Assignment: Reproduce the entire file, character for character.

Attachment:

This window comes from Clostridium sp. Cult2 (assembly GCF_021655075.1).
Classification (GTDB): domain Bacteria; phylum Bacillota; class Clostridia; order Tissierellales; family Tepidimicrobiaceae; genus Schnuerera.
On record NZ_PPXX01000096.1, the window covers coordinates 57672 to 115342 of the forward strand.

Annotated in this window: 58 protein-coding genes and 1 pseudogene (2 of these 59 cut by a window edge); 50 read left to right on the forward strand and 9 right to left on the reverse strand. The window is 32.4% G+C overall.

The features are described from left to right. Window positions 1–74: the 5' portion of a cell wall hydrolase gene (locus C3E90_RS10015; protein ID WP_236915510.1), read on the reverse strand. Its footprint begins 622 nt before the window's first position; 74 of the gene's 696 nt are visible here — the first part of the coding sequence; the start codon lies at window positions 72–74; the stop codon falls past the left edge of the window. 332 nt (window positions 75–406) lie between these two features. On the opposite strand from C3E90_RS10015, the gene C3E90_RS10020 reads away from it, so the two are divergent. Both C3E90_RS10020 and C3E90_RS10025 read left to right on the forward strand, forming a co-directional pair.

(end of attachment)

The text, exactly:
This window comes from Clostridium sp. Cult2 (assembly GCF_021655075.1).
Classification (GTDB): domain Bacteria; phylum Bacillota; class Clostridia; order Tissierellales; family Tepidimicrobiaceae; genus Schnuerera.
On record NZ_PPXX01000096.1, the window covers coordinates 57672 to 115342 of the forward strand.

Annotated in this window: 58 protein-coding genes and 1 pseudogene (2 of these 59 cut by a window edge); 50 read left to right on the forward strand and 9 right to left on the reverse strand. The window is 32.4% G+C overall.

The features are described from left to right. Window positions 1–74: the 5' portion of a cell wall hydrolase gene (locus C3E90_RS10015; protein ID WP_236915510.1), read on the reverse strand. Its footprint begins 622 nt before the window's first position; 74 of the gene's 696 nt are visible here — the first part of the coding sequence; the start codon lies at window positions 72–74; the stop codon falls past the left edge of the window. 332 nt (window positions 75–406) lie between these two features. On the opposite strand from C3E90_RS10015, the gene C3E90_RS10020 reads away from it, so the two are divergent. Both C3E90_RS10020 and C3E90_RS10025 read left to right on the forward strand, forming a co-directional pair.